In a seven-page letter, Texas education officials told the U.S. Department of Education it never set a cap, limit, or policy on the number or percent of students that school districts can, or should, serve in special education.
The State asserts that reports in the Houston Chronicle arguing otherwise are false.
Federal officials ordered the Texas Education Agency (TEA) to show they did not prevent children with disabilities from receiving services and they comply with special education laws in response to two articles by the Houston newspaper which alleged school districts got penalized if they provided special education services to more than 8.5 percent of students, Breitbart Texas reported.
TEA Deputy Commissioner of Academics Penny Schwinn called the Houston Chronicle’s claims inaccurate in the letter submitted on November 2 to federal education officials in the Office of Special Education and Rehabilitative Services (OSERS).
“TEA strongly disagrees with statements in the article and with the overall premise of the article that Texas educators have been engaging in concerted, widespread efforts to deny eligible students with disabilities with needed special education services based on the special education representation indicator in the Performance-Based Monitoring Analysis System (PBMAS),” wrote Schwinn.
PBMAS is a data system that reports annually on the performance of school districts and charter schools in select areas including bilingual education/English as a second language, career and technical education, and special education, according to the agency’s press release.
The TEA contested the Houston newspaper’s allegation that they “quietly devised” the PBMAS system and withheld information from the federal government and Texas Legislature. Schwinn wrote the agency provided federal and state officials with information about the system and its indicators in various reviews. She added PBMAS, created in 2004 in response to state legislation, gets reviewed annually with the input from various stakeholder groups, including those representing special education.
Schwinn countered on the Houston Chronicle’s centerpiece argument that PBMAS special education “Indicator 10” led to financial savings. She wrote: “The allegation that the special education representation indicator is designed to reduce special education enrollment in order to reduce the amount of money the state has to spend on special education is clearly false.”
The letter addressed five questions OSERS asked about the PBMAS indicator, including if a systematic denial of special education services to children with disabilities occurred. Schwinn responded: “Allegations that TEA issued fines, conducted on-site monitoring visits, required the hiring of consultants, etc. when districts provided special education services to more than 8.5 percent of their students are entirely false.”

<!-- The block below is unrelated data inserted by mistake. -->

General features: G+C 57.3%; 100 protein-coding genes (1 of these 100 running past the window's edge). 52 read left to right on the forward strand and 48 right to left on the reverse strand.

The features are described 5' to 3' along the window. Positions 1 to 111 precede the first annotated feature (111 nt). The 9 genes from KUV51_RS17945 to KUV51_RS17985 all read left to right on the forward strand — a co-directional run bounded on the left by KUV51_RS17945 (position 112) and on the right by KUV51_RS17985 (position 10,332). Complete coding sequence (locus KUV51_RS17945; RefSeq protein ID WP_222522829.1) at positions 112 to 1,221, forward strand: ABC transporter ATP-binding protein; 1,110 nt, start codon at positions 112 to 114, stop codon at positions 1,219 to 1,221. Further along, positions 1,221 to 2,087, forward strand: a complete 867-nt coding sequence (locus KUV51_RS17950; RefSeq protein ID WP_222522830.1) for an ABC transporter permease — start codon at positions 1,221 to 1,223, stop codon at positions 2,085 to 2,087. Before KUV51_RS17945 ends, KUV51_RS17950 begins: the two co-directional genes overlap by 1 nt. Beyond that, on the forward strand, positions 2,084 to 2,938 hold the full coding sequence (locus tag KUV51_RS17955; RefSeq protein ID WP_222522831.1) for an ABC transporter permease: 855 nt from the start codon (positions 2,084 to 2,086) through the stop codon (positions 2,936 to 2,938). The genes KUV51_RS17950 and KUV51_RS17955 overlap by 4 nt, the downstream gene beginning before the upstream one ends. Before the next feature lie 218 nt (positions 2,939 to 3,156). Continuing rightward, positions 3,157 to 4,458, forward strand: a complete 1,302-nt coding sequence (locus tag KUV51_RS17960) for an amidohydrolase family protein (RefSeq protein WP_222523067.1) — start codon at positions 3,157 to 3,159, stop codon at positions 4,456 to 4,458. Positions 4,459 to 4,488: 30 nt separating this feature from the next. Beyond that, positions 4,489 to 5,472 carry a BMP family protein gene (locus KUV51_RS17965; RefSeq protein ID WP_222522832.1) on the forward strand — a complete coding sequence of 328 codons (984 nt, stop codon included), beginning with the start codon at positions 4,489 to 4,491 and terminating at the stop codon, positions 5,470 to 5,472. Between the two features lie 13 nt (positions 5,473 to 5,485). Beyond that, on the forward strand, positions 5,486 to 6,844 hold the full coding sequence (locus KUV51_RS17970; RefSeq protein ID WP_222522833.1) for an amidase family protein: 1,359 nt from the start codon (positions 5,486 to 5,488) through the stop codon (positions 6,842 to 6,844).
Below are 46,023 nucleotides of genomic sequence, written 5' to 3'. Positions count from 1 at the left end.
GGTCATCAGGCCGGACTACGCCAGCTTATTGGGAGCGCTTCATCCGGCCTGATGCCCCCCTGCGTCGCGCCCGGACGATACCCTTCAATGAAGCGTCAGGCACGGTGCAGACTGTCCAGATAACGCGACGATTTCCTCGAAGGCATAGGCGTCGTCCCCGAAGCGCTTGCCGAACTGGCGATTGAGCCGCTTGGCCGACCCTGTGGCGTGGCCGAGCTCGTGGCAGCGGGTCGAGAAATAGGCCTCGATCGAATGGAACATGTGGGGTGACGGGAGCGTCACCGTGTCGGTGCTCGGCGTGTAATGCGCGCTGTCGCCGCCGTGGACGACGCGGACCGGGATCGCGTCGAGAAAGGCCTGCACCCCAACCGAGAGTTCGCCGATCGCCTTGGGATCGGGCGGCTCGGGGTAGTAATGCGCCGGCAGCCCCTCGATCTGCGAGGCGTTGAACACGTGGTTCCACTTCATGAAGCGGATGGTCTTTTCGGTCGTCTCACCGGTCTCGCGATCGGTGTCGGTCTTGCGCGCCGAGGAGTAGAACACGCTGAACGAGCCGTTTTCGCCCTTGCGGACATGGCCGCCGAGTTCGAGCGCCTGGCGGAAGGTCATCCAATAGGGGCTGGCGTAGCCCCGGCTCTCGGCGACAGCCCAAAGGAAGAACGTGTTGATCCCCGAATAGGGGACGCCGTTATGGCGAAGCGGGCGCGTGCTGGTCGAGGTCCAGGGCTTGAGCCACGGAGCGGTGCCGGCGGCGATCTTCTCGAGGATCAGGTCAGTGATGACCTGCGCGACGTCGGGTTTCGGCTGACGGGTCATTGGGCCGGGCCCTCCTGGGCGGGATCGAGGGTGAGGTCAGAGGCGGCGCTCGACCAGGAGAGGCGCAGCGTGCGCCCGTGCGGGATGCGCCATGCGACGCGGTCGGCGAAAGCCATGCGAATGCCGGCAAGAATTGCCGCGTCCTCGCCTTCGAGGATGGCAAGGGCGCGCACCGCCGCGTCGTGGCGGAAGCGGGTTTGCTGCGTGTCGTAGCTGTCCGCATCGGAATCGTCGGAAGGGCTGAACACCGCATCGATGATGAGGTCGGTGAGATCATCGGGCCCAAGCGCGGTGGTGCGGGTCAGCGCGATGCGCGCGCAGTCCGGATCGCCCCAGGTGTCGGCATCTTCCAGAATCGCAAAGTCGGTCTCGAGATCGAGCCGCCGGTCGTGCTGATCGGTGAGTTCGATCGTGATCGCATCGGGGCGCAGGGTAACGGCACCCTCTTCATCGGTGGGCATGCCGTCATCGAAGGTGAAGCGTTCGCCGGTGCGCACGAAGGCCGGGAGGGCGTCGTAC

Schwinn detailed events behind the TEA’s interactions with the Laredo Independent School District, asserting the Houston Chronicle’s depiction did not accurately reflect “either the purpose of TEA’s on-site visit” or “the district’s required response to that visit.” She explained that special ed rate declines pre-dated PBMAS. TEA attributed this to “multiple factors”–the Texas Reading Initiative, implemented to help struggling students; changes to the state’s accountability systems related to the inclusion of students with disabilities, and improved district-level policy and practices for special education eligibility.
“TEA does not have any specific evidence indicating there has been a systematic denial of special education services to eligible students with disabilities,” wrote Schwinn, adding they have not received any formal or informal complaints “demonstrating that specific school districts have engaged in such an effort to deny eligible students with disabilities the services they need based on the special education representation indicator in PBMAS.”
Schwinn acknowledged “…TEA has been engaged in consistent conversations over the last four years to adjust and eventually eliminate this indicator.” For now, they say they will not use Indicator 10 for PBMAS staging purposes.
The TEA official noted the Houston Chronicle’s “many inaccuracies” may have contributed to confusion statewide. The agency intends to send letters to all Texas school districts reminding them of their federal “child find” obligations.
Breitbart Texas reported that “child find,” a U.S. Department of Education mandate under the Individuals with Disabilities Education Act (IDEA), dictates that all school districts find, identify, and evaluate every child who “may need special education services” even if a school does not provide these services to the student. “Child Find” applies to all youngsters from birth through age 21 and includes students who attend public and private schools, as well as those considered highly mobile, illegal immigrants, and who are wards of the state.
Schwinn stated the TEA also intends to clarify their “monitoring efforts with regard to preventing the over-identification of students with disabilities.” A criticism of school diagnosed student disabilities has been the nationwide increase in pathologizing children’s behaviors into mental illnesses, resulting in over-identification of special needs, Breitbart Texas reported.
Texas House Speaker Joe Straus jumped into this special ed controversy prompted by the Houston Chronicle’s allegations. He asked the TEA to make changes to the PBMAS indicator or suspend using it to ensure students in need are not denied services. However, he cautioned: “I also know that we don’t want the pendulum to again swing too far toward over-populating special education, and that enactment of a better system may require additional resources.”
The TEA website houses substantiating documentation serviced with the OSERS letter.
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